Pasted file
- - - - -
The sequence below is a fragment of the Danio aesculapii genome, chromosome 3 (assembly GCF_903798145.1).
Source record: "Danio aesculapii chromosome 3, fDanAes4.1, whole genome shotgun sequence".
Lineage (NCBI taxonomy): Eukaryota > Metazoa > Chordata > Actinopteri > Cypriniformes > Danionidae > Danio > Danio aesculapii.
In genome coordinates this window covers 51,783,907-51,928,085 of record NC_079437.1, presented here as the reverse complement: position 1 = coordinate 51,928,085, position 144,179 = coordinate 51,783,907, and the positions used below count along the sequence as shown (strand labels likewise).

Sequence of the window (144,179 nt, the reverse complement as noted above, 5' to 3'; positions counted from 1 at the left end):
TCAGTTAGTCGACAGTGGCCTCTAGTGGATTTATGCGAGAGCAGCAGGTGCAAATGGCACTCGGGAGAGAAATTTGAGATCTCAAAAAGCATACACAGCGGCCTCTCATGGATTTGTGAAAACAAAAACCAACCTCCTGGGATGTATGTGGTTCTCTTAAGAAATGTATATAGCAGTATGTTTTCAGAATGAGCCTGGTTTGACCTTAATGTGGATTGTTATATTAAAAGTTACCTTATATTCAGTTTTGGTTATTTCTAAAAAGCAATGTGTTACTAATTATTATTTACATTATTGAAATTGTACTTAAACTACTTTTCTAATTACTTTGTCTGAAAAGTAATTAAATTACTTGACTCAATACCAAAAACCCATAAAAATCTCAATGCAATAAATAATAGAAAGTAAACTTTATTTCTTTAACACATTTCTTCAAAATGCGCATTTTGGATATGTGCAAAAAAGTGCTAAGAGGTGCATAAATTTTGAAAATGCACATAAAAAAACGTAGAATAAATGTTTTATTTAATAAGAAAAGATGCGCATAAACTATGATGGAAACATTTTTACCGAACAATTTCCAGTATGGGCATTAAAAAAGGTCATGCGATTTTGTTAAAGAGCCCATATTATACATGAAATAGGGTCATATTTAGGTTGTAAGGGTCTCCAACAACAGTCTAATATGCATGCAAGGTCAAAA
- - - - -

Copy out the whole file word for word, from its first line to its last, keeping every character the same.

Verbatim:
The sequence below is a fragment of the Danio aesculapii genome, chromosome 3 (assembly GCF_903798145.1).
Source record: "Danio aesculapii chromosome 3, fDanAes4.1, whole genome shotgun sequence".
Lineage (NCBI taxonomy): Eukaryota > Metazoa > Chordata > Actinopteri > Cypriniformes > Danionidae > Danio > Danio aesculapii.
In genome coordinates this window covers 51,783,907-51,928,085 of record NC_079437.1, presented here as the reverse complement: position 1 = coordinate 51,928,085, position 144,179 = coordinate 51,783,907, and the positions used below count along the sequence as shown (strand labels likewise).

Sequence of the window (144,179 nt, the reverse complement as noted above, 5' to 3'; positions counted from 1 at the left end):
TCAGTTAGTCGACAGTGGCCTCTAGTGGATTTATGCGAGAGCAGCAGGTGCAAATGGCACTCGGGAGAGAAATTTGAGATCTCAAAAAGCATACACAGCGGCCTCTCATGGATTTGTGAAAACAAAAACCAACCTCCTGGGATGTATGTGGTTCTCTTAAGAAATGTATATAGCAGTATGTTTTCAGAATGAGCCTGGTTTGACCTTAATGTGGATTGTTATATTAAAAGTTACCTTATATTCAGTTTTGGTTATTTCTAAAAAGCAATGTGTTACTAATTATTATTTACATTATTGAAATTGTACTTAAACTACTTTTCTAATTACTTTGTCTGAAAAGTAATTAAATTACTTGACTCAATACCAAAAACCCATAAAAATCTCAATGCAATAAATAATAGAAAGTAAACTTTATTTCTTTAACACATTTCTTCAAAATGCGCATTTTGGATATGTGCAAAAAAGTGCTAAGAGGTGCATAAATTTTGAAAATGCACATAAAAAAACGTAGAATAAATGTTTTATTTAATAAGAAAAGATGCGCATAAACTATGATGGAAACATTTTTACCGAACAATTTCCAGTATGGGCATTAAAAAAGGTCATGCGATTTTGTTAAAGAGCCCATATTATACATGAAATAGGGTCATATTTAGGTTGTAAGGGTCTCCAACAACAGTCTAATATGCATGCAAGGTCAAAA